Please Sign In | Register
Google pluspinterestShare on Stumble UponShare on RedditFacebookShare on Tumblr
TITLE
Inverness High Street
EXTERNAL ID
QZP40_784_P008
PLACENAME
Inverness
OLD COUNTY/PARISH
INVERNESS: Inverness and Bona
DATE OF IMAGE
1893
PERIOD
1890s
CREATOR
F Valentine and Sons
SOURCE
Highland Libraries
ASSET ID
31321
KEYWORDS
High Street
streets
buildings
fountains
stones
statues
Inverness High Street

This is the view of Inverness High Street looking up the street from the river. The fountain in the foreground is the Forbes Memorial Fountain presented to the town in 1880. The fountain also protected the Clach-na-Cudain (Stone of the Tubs). The stone had been used as a resting place for women carrying water, in tubs, from the river.

The pillared building on the corner behind the fountain housed William Mackay's tartan and tweed warehouse. The carved figures on the top of the building represent the Three Virtues - Faith, Hope and Charity. Since 1955 these have been on display at Graemeshall House at Holm, Orkney but it is hoped that they will soon return to Inverness. The building itself has been demolished and has been replaced by a fast food outlet.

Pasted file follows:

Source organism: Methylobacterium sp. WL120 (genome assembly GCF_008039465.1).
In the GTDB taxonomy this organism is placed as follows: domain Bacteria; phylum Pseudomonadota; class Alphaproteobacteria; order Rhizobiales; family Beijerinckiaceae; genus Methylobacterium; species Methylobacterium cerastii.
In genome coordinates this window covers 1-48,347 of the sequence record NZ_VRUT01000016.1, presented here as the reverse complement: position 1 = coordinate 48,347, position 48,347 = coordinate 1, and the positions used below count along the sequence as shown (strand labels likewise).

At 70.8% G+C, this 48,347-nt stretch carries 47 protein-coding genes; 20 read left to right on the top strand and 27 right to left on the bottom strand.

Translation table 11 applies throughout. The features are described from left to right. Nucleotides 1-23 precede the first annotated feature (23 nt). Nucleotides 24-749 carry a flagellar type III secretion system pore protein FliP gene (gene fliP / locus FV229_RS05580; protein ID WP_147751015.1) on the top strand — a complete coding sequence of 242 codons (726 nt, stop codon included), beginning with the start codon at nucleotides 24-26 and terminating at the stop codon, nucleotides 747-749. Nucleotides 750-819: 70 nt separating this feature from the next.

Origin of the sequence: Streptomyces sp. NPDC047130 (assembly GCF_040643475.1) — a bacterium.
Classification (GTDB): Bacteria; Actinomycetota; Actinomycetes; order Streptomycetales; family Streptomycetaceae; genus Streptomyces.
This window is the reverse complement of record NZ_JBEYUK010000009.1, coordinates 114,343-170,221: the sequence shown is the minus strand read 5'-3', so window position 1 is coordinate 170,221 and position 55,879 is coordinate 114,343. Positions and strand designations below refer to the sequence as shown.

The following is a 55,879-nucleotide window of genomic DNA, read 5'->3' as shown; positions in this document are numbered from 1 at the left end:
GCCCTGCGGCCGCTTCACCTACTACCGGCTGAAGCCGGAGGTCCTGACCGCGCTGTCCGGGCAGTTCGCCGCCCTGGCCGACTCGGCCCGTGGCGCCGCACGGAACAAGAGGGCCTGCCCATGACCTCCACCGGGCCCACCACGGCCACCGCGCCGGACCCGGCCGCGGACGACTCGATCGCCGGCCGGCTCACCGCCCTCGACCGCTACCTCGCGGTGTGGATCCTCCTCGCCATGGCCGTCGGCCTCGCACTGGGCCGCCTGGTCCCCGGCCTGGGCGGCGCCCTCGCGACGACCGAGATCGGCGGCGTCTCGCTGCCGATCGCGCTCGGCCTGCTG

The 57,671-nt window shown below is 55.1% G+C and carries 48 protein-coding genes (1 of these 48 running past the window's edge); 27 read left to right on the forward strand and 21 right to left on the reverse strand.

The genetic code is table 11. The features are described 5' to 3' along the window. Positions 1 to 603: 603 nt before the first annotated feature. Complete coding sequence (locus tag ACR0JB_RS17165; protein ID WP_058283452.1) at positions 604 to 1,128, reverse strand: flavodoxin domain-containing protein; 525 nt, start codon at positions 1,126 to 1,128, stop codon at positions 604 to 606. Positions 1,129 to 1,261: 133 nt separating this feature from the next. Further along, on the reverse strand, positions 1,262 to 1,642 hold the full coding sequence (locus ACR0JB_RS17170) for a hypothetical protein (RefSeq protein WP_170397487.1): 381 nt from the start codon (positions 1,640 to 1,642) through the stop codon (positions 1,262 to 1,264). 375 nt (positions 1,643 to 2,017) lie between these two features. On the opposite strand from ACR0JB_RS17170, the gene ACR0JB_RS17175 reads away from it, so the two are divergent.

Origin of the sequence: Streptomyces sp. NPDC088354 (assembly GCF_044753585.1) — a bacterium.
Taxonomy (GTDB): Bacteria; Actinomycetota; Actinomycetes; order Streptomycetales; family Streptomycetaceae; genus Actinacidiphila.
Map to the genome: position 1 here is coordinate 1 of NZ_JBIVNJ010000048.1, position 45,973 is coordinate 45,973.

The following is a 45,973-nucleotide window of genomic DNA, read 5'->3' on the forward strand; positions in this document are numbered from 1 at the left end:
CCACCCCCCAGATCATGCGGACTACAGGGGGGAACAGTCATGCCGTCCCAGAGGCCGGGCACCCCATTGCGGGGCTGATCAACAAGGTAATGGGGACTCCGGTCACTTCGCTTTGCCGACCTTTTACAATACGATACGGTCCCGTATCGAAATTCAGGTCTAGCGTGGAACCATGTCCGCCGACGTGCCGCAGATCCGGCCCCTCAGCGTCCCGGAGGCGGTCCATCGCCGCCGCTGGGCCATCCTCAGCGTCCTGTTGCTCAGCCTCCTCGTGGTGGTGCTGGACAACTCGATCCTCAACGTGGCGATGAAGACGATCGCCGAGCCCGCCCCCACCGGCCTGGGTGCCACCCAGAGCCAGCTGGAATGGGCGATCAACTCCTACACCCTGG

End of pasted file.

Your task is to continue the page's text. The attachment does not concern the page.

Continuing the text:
This illustration was taken from 'Mackenzie's Guide to Inverness', by Alexander Mackenzie (Inverness, 1893)

For guidance on the use of images and other content, please see the Terms and Conditions page.
High Life Highland is a company limited by guarantee registered in Scotland No. SC407011 and is a registered Scottish charity No. SC042593
Powered by Capture

Inverness High Street

INVERNESS: Inverness and Bona

1890s

High Street; streets; buildings; fountains; stones; statues

Highland Libraries

Fraser Mackintosh Collection (illustrations)

This is the view of Inverness High Street looking up the street from the river. The fountain in the foreground is the Forbes Memorial Fountain presented to the town in 1880. The fountain also protected the Clach-na-Cudain (Stone of the Tubs). The stone had been used as a resting place for women carrying water, in tubs, from the river.<br /> <br /> The pillared building on the corner behind the fountain housed William Mackay's tartan and tweed warehouse. The carved figures on the top of the building represent the Three Virtues - Faith, Hope and Charity. Since 1955 these have been on display at Graemeshall House at Holm, Orkney but it is hoped that they will soon return to Inverness. The building itself has been demolished and has been replaced by a fast food outlet.<br /> <br /> This illustration was taken from 'Mackenzie's Guide to Inverness', by Alexander Mackenzie (Inverness, 1893)